How we hurt each other

2011-09-10 16:26

The greatest threat to your safety comes not from the actions of strangers but from relatives and people you know, especially if alcohol is involved.

Crime statistics released this week show that the majority of murder, rape and assault victims this year were attacked by someone they knew.

Released on Thursday, the ­statistics indicate that most social contact crimes occur between ­relatives, friends, neighbours, ­colleagues and acquaintances.

Police crime research and statistics conducted over the past ­decade found that victims and ­perpetrators knew each other in:

»70% to 80% of murder cases;

»60% of attempted murders;

»75% of rape cases; and

»90% of all assaults.

According to the police crime ­report for 2010/11, alcohol and – to a lesser extent – drug abuse often plays a role in these crimes.

“Such crimes frequently result from arguments about money or property, sex or work-related issues. The arguments often become physical and then lead to assault to do grievous bodily harm and common assault,” the report states.

It adds that the latter two crimes can easily give rise to culpable homicide, attempted murder or murder because of the impaired judgment linked to alcohol and drug abuse.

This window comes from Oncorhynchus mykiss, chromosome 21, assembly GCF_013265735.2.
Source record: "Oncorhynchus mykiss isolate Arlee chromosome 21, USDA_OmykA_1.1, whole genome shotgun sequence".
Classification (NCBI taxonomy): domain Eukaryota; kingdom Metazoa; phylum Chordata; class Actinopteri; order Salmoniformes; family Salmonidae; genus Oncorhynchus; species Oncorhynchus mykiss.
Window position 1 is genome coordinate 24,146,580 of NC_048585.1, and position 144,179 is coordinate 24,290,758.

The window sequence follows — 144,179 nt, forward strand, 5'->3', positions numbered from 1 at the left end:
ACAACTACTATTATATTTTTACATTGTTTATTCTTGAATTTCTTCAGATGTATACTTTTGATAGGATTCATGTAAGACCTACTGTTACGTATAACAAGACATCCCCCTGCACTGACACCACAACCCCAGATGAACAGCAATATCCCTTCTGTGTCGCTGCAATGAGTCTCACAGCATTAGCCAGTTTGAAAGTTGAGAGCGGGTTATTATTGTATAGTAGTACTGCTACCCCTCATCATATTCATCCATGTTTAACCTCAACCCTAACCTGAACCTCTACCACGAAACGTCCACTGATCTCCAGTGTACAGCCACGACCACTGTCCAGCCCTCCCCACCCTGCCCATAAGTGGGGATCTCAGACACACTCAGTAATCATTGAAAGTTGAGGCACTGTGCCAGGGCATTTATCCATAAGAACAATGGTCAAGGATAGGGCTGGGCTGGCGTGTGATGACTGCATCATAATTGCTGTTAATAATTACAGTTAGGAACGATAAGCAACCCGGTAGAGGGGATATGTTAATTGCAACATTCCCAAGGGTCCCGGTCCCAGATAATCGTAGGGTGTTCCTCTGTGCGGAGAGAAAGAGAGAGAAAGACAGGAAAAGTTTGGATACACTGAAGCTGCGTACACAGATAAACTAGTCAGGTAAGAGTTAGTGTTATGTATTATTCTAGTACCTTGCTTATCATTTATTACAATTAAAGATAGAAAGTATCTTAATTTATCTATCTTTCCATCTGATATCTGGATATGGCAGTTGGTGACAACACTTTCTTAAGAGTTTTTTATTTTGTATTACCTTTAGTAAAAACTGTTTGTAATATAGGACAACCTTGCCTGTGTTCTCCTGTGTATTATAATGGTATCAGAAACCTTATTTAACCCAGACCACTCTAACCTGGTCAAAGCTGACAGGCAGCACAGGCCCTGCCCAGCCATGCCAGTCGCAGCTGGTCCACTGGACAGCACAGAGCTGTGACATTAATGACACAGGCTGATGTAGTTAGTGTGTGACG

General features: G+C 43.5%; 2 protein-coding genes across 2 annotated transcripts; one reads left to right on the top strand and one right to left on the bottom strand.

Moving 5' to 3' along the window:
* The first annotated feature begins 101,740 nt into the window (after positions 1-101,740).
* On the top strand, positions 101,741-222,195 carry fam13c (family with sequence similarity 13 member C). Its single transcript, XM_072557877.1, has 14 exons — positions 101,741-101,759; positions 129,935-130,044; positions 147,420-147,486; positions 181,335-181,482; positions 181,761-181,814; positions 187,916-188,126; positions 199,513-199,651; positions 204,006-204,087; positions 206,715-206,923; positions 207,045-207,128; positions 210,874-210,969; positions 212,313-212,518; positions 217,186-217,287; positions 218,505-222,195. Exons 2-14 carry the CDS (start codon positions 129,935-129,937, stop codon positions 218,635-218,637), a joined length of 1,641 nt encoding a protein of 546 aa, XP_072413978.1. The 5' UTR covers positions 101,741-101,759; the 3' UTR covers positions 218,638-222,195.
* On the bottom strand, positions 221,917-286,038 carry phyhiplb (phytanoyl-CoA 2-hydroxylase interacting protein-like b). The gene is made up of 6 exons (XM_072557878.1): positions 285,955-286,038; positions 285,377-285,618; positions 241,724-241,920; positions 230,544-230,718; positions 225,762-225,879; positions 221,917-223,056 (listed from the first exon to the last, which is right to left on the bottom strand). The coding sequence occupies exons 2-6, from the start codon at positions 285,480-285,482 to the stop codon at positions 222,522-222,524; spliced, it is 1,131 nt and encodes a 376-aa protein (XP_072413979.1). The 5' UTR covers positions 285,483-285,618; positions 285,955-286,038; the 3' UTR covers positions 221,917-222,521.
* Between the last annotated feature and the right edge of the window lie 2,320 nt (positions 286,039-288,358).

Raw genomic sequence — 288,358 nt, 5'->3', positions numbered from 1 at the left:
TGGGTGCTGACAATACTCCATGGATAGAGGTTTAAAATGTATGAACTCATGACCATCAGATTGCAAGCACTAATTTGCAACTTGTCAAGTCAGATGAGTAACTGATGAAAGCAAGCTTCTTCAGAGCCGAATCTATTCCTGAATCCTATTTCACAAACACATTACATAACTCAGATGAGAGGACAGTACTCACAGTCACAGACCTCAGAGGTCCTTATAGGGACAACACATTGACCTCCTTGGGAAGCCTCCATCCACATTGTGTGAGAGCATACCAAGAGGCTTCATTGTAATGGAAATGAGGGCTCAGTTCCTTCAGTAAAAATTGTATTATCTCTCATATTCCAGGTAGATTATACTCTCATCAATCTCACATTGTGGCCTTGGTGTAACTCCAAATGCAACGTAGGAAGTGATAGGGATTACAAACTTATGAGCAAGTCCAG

The latest research indicates that 65% of murders are associated with social behaviour, such as the link between alcohol abuse and violent crime.

Police Minister Nathi Mthethwa on Thursday called on communities to make life difficult for criminals. “This should include an overhaul of gender and family relations and intolerance of abuse within communities.”

Shamien Garda, national executive director of the SA National Council on Alcoholism and Drug Dependence (Sanca), said there should be stricter control of illegal liquor outlets. “Police don’t do enough to enforce liquor licensing laws. Alcohol is also sold from these premises to minors. Schools, parents and communities should make sure these businesses don’t operate in their communities.”

Francois van Jaarsveld, a researcher at the Tshwaranang Legal Advocacy Centre, agrees that legislation on legal liquor licensing is in place, but is not enforced.

It is very difficult to police social contact crimes as many occur inside homes or places like shebeens and pubs. “Enforcing liquor licensing laws to curb illegal alcohol abuse is a very practical and preventative measure,” he said.

Garda believes that if alcohol abuse is curbed, violent crime will also decrease significantly. “The side-effect of alcohol abuse is a breakdown in social and sexual relationships.”

This sentiment is echoed by Vivienne Mentor-Lalu, advocacy coordinator for Rapcan, who believes fighting alcohol abuse and violence should be a dual effort.

“Just stopping drinking is not going to stop abuse. You have two problems here: high levels of violence and high levels of alcohol abuse. In dealing with this, you can not take resources away from the one and give it to the other.” 

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